What's Doing? A Tribute to Professor Murray Goodman

Professional Tributes (By Victor Hruby)

Author(s): Victor J. Hruby

Pp: 33-35 (3)

DOI: 10.2174/978160805213410501010033

* (Excluding Mailing and Handling)


The untimely death of Professor Murray Goodman of the University of California, San Diego on June 1, 2004 after a short but severe illness was a great shock and left a gaping hole in Peptide Science and in Chemistry. Murray was one of the founders and leading lights in modern peptide chemistry. His scientific work covered the full range of peptide science from the synthetic and mechanistic aspects of peptide and peptidomimetic synthesis, to structural and conformational methods, to structure-biological activity relationships, to computational chemistry and biophysical studies. All were integral parts of Murray's view of peptide science, and of its central role in modern chemistry and biology. His many seminal contributions to peptide science and to nurturing young (and older) peptide scientists worldwide are a lasting legacy. It is a great honor and privilege to dedicate this and the next issue of The Journal of Peptide Research to the memory of Murray Goodman. My sincere thanks to everyone who has contributed to these issues. I am sure that Murray's family, and his many friends and colleagues, will be very pleased.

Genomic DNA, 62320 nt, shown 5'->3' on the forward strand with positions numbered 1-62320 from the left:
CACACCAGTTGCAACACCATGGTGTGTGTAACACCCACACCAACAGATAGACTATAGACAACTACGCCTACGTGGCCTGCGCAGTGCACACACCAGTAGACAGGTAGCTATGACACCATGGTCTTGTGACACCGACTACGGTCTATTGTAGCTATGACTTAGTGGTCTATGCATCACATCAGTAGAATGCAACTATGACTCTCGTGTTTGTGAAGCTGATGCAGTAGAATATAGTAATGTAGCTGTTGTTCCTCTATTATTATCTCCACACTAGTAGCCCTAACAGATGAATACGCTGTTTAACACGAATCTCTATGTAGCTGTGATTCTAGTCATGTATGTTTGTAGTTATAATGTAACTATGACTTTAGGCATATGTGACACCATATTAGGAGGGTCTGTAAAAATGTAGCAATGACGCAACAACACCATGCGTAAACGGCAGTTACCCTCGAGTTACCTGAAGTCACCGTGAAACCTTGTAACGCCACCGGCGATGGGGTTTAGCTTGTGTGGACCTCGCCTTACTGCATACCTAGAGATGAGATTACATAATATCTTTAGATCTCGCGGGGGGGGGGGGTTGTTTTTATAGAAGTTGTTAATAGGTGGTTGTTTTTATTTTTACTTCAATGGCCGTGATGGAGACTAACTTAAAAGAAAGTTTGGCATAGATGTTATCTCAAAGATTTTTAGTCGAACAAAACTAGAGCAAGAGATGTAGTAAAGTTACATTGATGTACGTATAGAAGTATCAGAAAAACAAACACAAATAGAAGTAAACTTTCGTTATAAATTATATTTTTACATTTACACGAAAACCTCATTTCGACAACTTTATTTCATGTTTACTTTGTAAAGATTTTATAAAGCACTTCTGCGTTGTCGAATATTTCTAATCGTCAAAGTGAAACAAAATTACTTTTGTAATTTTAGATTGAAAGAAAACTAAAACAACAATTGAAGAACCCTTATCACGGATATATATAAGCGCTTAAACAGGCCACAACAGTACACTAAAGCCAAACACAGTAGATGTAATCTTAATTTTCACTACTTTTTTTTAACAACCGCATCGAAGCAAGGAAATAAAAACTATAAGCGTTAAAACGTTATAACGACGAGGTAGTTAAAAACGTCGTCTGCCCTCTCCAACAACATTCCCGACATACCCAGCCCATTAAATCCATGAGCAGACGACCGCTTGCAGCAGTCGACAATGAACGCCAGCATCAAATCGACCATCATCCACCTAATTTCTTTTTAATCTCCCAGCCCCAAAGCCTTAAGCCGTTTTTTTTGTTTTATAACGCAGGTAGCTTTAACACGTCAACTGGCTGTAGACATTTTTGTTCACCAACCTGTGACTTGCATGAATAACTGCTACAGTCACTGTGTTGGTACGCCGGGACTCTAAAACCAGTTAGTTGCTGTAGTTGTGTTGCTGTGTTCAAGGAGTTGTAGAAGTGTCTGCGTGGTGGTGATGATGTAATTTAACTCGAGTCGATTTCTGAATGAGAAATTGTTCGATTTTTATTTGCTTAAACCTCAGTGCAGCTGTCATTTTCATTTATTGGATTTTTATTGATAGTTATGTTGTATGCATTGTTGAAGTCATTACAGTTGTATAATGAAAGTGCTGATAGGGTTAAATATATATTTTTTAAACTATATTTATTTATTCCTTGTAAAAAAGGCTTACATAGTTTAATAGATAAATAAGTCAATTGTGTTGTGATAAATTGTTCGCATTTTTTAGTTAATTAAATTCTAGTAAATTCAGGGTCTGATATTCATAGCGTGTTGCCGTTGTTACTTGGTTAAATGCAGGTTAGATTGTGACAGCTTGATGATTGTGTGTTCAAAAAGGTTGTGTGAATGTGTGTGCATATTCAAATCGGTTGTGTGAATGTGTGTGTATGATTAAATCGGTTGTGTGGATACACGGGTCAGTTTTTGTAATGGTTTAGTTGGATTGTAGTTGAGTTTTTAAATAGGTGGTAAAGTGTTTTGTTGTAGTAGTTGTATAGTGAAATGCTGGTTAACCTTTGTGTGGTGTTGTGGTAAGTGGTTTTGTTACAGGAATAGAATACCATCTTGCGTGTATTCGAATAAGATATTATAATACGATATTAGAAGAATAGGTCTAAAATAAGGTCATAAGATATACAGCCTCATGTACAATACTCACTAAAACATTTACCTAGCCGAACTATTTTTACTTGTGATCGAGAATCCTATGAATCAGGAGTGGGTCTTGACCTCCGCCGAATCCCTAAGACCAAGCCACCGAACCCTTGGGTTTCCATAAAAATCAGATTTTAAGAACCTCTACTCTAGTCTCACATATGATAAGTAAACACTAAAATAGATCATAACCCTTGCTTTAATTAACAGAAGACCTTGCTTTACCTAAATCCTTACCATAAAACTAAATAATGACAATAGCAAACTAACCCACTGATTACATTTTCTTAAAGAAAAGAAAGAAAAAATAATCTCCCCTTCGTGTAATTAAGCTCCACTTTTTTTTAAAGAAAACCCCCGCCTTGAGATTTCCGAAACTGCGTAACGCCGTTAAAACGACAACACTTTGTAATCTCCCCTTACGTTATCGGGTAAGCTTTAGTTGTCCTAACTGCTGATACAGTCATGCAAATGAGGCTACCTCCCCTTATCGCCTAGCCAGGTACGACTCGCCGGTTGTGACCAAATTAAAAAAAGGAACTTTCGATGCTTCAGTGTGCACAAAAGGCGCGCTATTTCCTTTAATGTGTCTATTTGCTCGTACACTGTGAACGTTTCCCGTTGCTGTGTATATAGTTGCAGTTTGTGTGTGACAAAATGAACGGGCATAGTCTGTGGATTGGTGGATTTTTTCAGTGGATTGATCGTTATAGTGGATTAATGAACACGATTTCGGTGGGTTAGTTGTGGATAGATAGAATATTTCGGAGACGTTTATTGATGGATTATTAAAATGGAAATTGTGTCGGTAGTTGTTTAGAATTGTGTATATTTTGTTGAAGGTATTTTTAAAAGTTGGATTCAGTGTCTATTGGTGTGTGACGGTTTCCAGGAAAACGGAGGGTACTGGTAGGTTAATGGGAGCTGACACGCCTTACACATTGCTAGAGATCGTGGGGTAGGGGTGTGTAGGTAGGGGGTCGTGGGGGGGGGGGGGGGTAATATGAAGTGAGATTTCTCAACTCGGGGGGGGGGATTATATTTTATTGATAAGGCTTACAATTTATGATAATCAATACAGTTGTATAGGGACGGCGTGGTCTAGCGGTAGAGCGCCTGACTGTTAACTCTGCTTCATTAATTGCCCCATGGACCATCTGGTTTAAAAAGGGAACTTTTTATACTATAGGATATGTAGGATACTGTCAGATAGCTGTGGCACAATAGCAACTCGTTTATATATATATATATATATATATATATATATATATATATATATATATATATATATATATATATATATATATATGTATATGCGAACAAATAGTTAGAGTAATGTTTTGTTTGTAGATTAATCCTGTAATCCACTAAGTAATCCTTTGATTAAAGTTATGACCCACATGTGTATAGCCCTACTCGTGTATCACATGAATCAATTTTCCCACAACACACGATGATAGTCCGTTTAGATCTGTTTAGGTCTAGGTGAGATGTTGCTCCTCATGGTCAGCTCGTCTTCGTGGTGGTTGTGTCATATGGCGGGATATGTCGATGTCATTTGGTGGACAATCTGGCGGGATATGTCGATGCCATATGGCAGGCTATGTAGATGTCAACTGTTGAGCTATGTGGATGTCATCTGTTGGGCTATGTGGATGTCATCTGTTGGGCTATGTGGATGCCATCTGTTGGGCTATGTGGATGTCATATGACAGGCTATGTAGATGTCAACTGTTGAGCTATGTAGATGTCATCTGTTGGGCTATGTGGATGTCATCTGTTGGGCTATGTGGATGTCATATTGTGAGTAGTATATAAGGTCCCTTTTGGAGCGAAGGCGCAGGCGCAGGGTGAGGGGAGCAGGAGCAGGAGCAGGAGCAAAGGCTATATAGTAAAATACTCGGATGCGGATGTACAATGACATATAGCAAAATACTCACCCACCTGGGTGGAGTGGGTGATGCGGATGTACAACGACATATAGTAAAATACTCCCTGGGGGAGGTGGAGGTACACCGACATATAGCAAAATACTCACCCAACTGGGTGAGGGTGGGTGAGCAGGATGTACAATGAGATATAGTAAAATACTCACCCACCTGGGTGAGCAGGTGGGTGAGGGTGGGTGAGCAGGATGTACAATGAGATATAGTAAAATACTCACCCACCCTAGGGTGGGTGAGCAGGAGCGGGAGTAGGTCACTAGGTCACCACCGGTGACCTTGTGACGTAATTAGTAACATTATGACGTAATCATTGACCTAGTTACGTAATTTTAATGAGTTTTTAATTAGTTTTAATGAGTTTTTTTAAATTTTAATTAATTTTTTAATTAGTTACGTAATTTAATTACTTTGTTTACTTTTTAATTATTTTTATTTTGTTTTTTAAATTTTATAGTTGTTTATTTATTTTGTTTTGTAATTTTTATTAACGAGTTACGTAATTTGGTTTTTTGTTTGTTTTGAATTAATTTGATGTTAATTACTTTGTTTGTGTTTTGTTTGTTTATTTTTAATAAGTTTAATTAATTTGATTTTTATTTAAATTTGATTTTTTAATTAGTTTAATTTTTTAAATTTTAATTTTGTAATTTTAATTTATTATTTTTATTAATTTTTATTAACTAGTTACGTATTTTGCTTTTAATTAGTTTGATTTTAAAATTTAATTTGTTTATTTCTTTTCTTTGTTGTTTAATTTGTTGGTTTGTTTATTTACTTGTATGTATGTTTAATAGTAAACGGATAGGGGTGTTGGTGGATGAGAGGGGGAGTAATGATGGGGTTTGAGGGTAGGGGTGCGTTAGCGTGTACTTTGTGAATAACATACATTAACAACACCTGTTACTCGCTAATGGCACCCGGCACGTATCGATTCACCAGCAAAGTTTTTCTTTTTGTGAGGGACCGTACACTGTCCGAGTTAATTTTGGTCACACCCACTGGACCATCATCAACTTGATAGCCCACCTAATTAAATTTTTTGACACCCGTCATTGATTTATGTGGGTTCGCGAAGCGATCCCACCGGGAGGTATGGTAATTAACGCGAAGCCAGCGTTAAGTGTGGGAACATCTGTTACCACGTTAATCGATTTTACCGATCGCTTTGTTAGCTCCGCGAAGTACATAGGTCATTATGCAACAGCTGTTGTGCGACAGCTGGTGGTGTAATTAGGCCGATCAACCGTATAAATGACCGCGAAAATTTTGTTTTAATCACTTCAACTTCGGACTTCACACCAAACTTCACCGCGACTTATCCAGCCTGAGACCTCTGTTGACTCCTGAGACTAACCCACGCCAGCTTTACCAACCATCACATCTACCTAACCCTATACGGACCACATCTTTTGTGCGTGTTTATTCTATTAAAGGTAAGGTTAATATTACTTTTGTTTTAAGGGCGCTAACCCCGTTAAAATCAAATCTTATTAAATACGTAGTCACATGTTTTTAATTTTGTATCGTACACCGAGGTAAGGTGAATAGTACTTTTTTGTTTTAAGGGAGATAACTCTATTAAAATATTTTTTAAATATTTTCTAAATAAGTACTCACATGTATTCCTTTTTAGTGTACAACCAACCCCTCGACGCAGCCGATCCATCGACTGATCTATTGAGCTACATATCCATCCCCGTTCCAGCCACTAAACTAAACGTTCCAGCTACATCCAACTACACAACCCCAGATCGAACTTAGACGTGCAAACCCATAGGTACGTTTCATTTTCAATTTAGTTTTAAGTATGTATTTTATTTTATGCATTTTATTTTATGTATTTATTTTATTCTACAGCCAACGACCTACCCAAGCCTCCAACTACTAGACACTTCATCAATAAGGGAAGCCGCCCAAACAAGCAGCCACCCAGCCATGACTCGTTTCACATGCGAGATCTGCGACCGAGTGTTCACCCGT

Murray's career has been long and distinguished. He received his B.S. from Brooklyn College and went west for his Ph.D. at the University of California, Berkeley, working with Nobel Laureate Melvin Calvin. He then did his postdoctoral work at MIT in Boston and at Cambridge University in England, before beginning his independent academic career at the Polytechnic Institute of Brooklyn in 1956. In 1964, he became a Full Professor there, and in 1967 the Director of the Polymer Research Institute. The lure of the west and the excellence of the University of California, San Diego drew him there in 1970 as a Professor of Chemistry where he remained throughout the rest of his career, serving as Chairman of the Department of Chemistry from 1978 to 1982 and as Acting Provost at Revelle College from 1972 to 1974. He was revered as an outstanding teacher and mentor. About 80 young scientists received their Ph.D. under Murray's guidance and he also mentored more than 200 postdoctoral fellows. Many of these students and associates have since gone on to outstanding careers of their own in academia and industry. For his excellence in these areas, Murray received the UCSD Chancellor's Associates Recognition Award for Excellence in Graduate Teaching, and very recently the endowment of the Goodman Chair in Chemistry at UCSD...

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